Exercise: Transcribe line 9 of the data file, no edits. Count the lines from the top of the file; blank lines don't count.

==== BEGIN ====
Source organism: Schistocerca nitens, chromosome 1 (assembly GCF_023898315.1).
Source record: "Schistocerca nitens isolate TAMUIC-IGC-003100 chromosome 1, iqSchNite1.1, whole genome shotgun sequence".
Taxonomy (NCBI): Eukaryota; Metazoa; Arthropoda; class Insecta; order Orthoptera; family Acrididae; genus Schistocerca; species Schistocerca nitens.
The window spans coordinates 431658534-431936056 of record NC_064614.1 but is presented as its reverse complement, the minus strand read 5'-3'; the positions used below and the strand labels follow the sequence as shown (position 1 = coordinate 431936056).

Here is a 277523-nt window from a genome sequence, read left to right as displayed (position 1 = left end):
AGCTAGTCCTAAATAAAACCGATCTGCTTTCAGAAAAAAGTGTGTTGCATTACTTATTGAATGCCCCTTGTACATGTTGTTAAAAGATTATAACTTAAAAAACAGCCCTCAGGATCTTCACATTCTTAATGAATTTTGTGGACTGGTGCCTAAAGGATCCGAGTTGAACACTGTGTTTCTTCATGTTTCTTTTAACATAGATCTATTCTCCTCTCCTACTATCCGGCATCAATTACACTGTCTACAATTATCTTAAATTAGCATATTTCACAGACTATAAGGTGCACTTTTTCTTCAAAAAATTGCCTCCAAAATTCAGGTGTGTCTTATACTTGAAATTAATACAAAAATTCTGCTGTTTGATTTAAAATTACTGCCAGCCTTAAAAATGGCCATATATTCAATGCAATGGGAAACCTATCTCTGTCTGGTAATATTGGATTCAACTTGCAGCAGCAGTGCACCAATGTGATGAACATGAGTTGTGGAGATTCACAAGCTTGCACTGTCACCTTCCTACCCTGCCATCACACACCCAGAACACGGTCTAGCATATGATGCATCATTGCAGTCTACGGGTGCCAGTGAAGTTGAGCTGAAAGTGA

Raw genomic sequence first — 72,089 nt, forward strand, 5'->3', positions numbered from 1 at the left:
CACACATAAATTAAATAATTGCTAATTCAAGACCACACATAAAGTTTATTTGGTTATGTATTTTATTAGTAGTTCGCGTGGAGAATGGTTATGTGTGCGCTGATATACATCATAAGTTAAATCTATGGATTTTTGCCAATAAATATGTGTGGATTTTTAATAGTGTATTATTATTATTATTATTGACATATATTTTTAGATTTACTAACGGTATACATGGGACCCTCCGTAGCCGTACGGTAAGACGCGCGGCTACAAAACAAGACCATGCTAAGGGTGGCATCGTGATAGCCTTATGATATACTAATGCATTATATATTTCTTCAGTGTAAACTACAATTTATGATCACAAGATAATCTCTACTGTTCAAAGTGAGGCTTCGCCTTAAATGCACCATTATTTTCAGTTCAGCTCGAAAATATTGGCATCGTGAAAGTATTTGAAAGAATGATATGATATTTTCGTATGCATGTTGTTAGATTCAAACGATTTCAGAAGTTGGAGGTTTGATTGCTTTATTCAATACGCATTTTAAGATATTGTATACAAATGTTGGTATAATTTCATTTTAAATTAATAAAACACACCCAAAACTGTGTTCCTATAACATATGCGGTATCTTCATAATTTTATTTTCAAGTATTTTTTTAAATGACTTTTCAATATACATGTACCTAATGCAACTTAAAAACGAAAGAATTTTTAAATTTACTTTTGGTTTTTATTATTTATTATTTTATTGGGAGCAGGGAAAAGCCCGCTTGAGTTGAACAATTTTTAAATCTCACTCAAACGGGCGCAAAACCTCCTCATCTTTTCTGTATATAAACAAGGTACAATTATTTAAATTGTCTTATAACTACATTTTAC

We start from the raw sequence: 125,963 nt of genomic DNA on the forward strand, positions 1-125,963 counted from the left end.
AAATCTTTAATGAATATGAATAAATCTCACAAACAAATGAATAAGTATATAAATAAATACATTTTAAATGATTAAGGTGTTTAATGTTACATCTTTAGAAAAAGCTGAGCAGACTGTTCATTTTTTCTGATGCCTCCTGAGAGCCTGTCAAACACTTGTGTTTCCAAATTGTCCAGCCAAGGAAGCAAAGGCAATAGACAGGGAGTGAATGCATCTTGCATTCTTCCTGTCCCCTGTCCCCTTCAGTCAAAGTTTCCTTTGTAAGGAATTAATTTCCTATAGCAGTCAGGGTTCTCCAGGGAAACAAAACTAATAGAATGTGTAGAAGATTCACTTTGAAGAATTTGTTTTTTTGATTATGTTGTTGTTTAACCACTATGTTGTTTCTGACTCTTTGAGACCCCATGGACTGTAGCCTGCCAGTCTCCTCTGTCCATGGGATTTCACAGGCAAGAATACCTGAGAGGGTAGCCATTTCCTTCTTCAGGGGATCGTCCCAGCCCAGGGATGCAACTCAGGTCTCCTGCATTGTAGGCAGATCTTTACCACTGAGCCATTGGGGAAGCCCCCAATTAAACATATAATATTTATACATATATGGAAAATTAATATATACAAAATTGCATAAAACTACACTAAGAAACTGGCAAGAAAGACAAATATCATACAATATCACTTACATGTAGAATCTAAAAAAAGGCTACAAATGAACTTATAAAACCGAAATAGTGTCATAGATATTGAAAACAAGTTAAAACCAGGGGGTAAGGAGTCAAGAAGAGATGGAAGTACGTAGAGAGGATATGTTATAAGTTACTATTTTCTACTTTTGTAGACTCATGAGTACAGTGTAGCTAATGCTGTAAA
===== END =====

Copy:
We start from the raw sequence: 125,963 nt of genomic DNA on the forward strand, positions 1-125,963 counted from the left end.